NASA’s Marshall Space Flight Center building chosen as Green Globes Project of the Year

The exterior of Building 4221 on Marshall Space Flight Center’s campus in Huntsville. Photo by NASA/Fred Deaton.

The Green Building Initiative announced yesterday that it has named NASA’s Marshall Space Flight Center Building 4221 as its 2020 Green Globes Project of the Year. The building earned a Three Green Globes rating for new construction, which indicates that the building has achieved 70-84% success in resource efficiency, reducing environmental impacts and improving occupant wellness.

The five-story glass-and-steel building was designed and built with sustainability in mind. It has a customized stormwater management plan, cistern and bioswales, reducing runoff and capturing stormwater. That is used for irrigation on the property. Building 4221 also has highly reflective materials and a 120kW solar array on its roof, providing onsite renewable energy. Energy usage is reduced through an improved thermal envelope, high-efficiency glazing and exterior shading. Sunshades not only provide shade during summer months, but also capture solar heat during the winter months.

Inside the building promotes health and wellness through a green cleaning program, temperature and humidity sensors and daylighting of 94% of occupied space. The central atrium and lobby area provides views of green spaces and has a grand stairway. The building provides offices and workspace for about 440 team members supporting Marshall’s Human Exploration Development & Operations Office, its Science & Technology Office and the NASA Engineering & Safety Center — all of them working to put boots on the Moon and prepare for human exploration of Mars.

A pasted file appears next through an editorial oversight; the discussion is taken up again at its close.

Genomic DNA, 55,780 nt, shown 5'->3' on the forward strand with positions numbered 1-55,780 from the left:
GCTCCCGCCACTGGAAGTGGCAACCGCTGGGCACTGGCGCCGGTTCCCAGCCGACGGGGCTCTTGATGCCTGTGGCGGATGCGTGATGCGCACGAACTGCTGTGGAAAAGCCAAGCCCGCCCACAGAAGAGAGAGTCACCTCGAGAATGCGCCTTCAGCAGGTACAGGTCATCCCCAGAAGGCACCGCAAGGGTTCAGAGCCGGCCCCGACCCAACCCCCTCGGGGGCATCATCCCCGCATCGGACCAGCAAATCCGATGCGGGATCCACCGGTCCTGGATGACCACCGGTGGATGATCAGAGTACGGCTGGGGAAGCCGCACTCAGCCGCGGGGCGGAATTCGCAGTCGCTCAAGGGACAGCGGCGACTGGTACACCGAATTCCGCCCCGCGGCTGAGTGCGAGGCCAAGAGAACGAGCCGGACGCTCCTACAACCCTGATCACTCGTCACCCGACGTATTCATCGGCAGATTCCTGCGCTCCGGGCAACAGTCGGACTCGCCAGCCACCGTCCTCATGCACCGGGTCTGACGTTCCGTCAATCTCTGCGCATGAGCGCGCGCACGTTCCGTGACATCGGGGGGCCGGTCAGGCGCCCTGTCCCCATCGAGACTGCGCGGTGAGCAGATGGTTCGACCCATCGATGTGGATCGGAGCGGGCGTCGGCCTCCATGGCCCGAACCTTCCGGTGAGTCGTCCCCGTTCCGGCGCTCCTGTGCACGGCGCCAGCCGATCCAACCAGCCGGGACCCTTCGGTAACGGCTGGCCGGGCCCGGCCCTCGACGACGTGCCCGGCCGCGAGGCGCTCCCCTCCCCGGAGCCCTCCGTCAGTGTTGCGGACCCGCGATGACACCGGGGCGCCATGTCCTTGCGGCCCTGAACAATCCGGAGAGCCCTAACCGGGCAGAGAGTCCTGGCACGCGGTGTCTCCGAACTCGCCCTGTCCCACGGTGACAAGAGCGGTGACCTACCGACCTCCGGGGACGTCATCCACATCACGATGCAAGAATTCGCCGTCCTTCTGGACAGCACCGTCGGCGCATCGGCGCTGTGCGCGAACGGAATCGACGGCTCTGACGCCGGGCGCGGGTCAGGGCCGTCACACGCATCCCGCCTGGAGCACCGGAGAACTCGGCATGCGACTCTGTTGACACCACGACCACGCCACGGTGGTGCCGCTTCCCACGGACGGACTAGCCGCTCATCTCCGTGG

Building 4221 was designed by Thomas Miller & Partners of Nashville and constructed by Yates Construction of Mississippi. The Army Corps of Engineers oversaw the contract process and NASA provided construction management and inspection services.

Some 440 Marshall team members are housed in Building 4221, working to return Americans to the Moon and beyond. Photo by NASA/Fred Deaton

Material selection was made with carbon emissions in mind, with a quarter of all building materials being transported less than 500 miles to the project. During construction, 78% of onsite construction waste was diverted from landfills and 23% of the construction materials contained recycled content. Ninety-two percent of the wood used on the project came from FSC-Certified forests.

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“The use of an inclusive and proactive integrated design team approach proved extremely successful in implementing creative and effective sustainability initiatives,” said Vicki Worden, GBI president and CEO. “The Green Globes criteria encourages incorporating sustainability goals into the conversation early with a variety of disciplines, which TM Partners clearly demonstrated.”

Building 4221 is the ninth LEED-certified facility at Marshall. It is part of the 4200 complex, which is part of NASA’s “repair-by-replacement” plan, tearing down costly aging structures and replacing them with new facilities that have measurable health, safety and cost benefits. Building 4221 is expected to save more than 16% of total operational costs of its predecessor.

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